In Photos: Senior Danika Biscevic Debuts 1920s-Inspired Fashion Show


Sadie Stinson

Biscevic’s complete seven-piece collection is inspired by 1920s feminist movement. Top Row Left to Right: senior Annabelle Marenghi, senior Mack Ford, senior Jhaydan Davenport, senior Izzy Hinshaw, junior Cassidy Hurwitz. Bottom Row Left to Right: senior Lauren Lawson, senior Valentina Ross.

Georgia Paye, Assistant A&L Editor

Senior Danika Biscevic debuted her seven-piece fashion show on Monday, Feb. 8 on the Upper School quad for the Interdisciplinary and Personalized Scholars Program (IP). Chairs lined the pathway for teachers and students to sit and watch the show.

Biscevic is no newcomer when it comes to designing and hosting fashion shows. She learned to sew at the age of eight and started designing and creating her own garments just before sixth grade. Biscevic also held two fashion shows during her days at La Entrada Middle School. 


Biscevic thanks members of the Menlo community for coming to her fashion show. Staff photo: Sadie Stinson. (Sadie Stinson)

For this specific collection, which Biscevic has been working on since the summer, was inspired by the 1920s feminist movement. “I really wanted to show how far women have come since the 1910s,” Biscevic said. When women gained suffrage in 1919 and as cars became widely available in the early 20th century, women began to experience a newfound freedom for the first time. “[Women] would go to speakeasies and bars and mingle with men, which they hadn’t been able to do before,” Biscevic said. 

Senior Annabelle Marenghi wears a black dress showcasing how women’s hemlines shot up in the 1920s. Staff photo: Sadie Stinson. (Sadie Stinson)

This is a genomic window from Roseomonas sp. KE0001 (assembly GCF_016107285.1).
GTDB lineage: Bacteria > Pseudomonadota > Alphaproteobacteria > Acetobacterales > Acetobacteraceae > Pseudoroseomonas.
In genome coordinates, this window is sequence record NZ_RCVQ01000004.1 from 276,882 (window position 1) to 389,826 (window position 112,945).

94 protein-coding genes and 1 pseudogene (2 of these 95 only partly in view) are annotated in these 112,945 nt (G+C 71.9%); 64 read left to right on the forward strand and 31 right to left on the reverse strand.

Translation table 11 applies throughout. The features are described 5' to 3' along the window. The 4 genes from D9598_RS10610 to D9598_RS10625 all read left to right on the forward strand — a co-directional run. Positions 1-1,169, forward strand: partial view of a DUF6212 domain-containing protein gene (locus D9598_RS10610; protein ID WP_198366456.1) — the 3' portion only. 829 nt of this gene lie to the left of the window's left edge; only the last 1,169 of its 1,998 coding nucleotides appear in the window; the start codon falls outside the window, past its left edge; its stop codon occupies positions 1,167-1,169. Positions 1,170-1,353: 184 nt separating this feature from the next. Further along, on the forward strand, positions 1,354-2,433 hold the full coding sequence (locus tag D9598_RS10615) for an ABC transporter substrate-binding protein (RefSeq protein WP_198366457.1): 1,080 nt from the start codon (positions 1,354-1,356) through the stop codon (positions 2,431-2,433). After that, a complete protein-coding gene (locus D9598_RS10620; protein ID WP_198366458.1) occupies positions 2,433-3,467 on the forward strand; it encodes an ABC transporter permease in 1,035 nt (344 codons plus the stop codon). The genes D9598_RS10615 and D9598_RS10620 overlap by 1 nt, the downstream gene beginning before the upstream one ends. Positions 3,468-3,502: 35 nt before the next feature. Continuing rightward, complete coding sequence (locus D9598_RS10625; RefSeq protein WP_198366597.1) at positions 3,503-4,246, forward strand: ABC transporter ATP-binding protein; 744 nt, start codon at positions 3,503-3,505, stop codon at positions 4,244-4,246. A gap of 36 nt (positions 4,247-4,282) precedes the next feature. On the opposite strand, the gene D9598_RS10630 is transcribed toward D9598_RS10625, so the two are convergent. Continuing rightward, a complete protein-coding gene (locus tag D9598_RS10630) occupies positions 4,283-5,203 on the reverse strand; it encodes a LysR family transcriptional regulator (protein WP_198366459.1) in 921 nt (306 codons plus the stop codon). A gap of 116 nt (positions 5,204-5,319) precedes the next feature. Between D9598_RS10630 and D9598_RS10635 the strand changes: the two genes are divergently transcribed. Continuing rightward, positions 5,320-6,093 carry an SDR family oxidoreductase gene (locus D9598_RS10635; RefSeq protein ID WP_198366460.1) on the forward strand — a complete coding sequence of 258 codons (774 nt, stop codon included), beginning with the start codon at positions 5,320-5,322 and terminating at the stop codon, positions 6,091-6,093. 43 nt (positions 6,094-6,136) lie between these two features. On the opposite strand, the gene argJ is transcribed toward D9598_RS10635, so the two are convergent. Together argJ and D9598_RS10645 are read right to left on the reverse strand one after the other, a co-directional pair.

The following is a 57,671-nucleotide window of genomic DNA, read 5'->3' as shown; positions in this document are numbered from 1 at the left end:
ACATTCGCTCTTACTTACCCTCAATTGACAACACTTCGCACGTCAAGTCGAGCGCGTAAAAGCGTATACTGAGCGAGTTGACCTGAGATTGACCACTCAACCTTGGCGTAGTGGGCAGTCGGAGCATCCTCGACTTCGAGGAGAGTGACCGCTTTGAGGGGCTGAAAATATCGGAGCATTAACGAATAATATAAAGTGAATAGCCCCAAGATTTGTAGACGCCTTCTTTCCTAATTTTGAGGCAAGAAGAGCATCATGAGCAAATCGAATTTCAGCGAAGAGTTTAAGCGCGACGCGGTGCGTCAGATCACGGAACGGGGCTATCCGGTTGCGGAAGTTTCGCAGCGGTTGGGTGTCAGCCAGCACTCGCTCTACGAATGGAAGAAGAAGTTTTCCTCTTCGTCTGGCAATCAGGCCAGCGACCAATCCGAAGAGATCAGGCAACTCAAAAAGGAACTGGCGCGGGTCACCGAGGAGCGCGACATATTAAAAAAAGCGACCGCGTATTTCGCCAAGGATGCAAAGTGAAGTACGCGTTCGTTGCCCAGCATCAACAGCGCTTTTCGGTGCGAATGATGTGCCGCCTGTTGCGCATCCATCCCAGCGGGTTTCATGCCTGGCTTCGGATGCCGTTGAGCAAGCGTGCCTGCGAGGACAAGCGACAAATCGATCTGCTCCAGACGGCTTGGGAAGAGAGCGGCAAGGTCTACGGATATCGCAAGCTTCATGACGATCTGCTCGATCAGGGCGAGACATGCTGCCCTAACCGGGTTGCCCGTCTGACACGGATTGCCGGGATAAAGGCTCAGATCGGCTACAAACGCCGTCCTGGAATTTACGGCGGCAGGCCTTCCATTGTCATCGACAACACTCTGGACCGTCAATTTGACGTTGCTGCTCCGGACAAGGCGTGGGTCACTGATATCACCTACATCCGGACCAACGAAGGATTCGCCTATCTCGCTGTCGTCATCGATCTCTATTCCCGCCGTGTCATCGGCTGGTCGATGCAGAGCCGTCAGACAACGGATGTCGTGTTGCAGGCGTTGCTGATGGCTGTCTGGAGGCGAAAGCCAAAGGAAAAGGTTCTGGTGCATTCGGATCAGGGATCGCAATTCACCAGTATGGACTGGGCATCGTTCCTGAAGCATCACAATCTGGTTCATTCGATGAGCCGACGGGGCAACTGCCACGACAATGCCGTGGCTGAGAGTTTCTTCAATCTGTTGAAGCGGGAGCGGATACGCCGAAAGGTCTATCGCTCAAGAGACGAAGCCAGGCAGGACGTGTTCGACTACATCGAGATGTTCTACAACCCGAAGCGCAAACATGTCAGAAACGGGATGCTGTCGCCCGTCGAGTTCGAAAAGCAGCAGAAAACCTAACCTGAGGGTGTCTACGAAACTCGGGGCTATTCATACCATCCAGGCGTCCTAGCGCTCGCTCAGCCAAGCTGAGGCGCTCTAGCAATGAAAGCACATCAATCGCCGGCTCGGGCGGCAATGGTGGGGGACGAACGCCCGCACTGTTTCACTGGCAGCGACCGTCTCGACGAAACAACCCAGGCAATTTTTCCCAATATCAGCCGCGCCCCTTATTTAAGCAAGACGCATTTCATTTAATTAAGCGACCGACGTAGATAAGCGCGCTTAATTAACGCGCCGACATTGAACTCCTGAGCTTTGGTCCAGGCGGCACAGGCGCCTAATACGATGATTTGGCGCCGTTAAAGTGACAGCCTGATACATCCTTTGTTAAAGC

With more freedom in the 1920s, women were able to express themselves more freely when it came to clothing. “Hemlines shot up because they needed to be able to go out dancing. […] Not to mention, they got rid of the corset and instead chose lighter undergarments such as brasiers or hosiery,” Biscevic said. With the emergence of shorter hemlines and nonrestrictive undergarments, women could move around more easily. Biscevic emphasized this historical change throughout her collection by playing with materials such as silk and tulle that moved freely in the wind. According to Biscevic, these softer looks also represented her belief that feminism is still a work in progress. 

Junior Cassidy Hurwitz wears Biscevic’s take on a wedding dress. Staff photo: Sadie Stinson. (Sadie Stinson)

Biscevic wanted to represent how women now had more freedom in who they could marry. Her closing look was a white, flowy dress that was reminiscent of a wedding gown; however, instead of being a traditional long dress, it was cut just above the knee. “Instead of making it an actual dress that you would get married in, it is a dress that you go out and dance in,” Biscevic said. The flowy nature of the dress allowed for movement, which makes it optimal for dancing in, according to Biscevic. “It shows skin instead of being a really traditional confining wedding dress,” Biscevic said.

Senior Lauren Lawson wears a structured shoulder, symbolizing women moving into the workplace. Staff photo: Sadie Stinson. (Sadie Stinson)

Biscevic also played with more structured silhouettes to celebrate women working. “In one of the pieces, I use a really strong shoulder to represent how women were getting into the workforce,” Biscevic said. 

Biscevic wanted her collection to represent feminist women who are comfortable and confident in themselves. “It’s about being comfortable with who you are, no matter if that’s feminine or masculine,” Biscevic said.